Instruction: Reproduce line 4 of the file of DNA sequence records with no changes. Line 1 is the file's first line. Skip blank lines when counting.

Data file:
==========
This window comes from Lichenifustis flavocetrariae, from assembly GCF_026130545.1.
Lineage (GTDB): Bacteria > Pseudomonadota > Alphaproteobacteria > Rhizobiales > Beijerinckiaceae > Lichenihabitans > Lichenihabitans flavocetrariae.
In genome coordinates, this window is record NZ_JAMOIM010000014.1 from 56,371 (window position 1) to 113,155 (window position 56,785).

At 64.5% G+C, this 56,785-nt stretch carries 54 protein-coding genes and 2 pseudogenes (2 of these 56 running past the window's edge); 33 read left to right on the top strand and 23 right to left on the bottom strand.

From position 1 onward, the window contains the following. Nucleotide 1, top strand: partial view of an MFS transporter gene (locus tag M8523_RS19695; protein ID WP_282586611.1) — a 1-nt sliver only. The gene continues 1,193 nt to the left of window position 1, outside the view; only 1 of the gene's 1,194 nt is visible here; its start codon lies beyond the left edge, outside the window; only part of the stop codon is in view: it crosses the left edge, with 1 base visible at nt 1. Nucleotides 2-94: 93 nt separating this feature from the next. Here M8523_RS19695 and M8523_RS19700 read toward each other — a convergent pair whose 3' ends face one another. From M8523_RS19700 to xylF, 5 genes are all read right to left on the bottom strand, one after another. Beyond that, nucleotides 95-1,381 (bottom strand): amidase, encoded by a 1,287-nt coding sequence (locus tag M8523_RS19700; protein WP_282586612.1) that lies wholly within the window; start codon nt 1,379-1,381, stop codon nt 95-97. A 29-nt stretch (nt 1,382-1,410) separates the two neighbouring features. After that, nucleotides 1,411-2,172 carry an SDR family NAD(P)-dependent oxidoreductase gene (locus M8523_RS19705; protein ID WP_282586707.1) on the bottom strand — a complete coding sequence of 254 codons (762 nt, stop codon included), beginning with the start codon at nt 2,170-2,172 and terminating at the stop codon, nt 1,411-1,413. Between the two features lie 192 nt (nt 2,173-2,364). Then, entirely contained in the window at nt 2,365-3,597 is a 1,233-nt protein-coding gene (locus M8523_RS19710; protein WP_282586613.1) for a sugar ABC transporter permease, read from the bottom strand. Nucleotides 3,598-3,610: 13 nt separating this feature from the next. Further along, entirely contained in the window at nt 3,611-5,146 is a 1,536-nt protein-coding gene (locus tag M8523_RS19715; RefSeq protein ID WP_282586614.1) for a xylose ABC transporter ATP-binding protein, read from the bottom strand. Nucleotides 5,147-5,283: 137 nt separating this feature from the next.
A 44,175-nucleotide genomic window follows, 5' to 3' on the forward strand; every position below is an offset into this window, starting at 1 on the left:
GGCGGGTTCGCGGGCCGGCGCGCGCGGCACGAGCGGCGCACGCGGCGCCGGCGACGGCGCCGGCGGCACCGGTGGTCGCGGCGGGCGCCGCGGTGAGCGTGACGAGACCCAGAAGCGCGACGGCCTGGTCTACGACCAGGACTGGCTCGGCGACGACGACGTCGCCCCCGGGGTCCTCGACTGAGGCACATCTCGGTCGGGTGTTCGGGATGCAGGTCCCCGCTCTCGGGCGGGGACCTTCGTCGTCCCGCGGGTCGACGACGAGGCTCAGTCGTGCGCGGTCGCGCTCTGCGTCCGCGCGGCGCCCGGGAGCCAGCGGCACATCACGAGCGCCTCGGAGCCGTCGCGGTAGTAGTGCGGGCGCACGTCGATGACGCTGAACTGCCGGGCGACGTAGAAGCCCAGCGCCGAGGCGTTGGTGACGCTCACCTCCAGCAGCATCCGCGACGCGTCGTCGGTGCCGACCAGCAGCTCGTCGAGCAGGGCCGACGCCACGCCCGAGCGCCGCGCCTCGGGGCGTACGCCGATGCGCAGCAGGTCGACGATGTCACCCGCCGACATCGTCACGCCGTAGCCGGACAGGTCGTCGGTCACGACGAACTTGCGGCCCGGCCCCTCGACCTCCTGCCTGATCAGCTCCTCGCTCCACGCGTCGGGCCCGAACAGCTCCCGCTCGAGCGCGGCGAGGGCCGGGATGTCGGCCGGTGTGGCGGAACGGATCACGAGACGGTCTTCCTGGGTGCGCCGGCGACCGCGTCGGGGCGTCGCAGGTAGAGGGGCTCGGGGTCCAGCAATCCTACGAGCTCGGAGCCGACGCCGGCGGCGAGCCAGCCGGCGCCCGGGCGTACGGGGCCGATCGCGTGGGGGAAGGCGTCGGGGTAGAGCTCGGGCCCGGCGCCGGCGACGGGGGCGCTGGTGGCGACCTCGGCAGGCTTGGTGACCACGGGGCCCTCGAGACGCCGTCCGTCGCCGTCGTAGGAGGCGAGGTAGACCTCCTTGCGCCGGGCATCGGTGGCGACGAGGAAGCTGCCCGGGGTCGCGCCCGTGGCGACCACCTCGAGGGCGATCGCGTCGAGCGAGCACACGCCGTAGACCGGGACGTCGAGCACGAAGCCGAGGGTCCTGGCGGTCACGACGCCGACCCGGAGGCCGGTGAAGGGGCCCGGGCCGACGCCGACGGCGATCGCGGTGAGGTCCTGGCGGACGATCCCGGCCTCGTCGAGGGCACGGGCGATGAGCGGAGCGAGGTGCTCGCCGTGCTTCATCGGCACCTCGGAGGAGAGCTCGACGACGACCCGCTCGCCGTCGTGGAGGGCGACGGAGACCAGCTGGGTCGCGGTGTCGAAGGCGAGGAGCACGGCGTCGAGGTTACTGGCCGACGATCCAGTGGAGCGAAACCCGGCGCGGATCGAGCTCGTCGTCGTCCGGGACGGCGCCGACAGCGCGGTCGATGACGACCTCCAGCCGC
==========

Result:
At 64.5% G+C, this 56,785-nt stretch carries 54 protein-coding genes and 2 pseudogenes (2 of these 56 running past the window's edge); 33 read left to right on the top strand and 23 right to left on the bottom strand.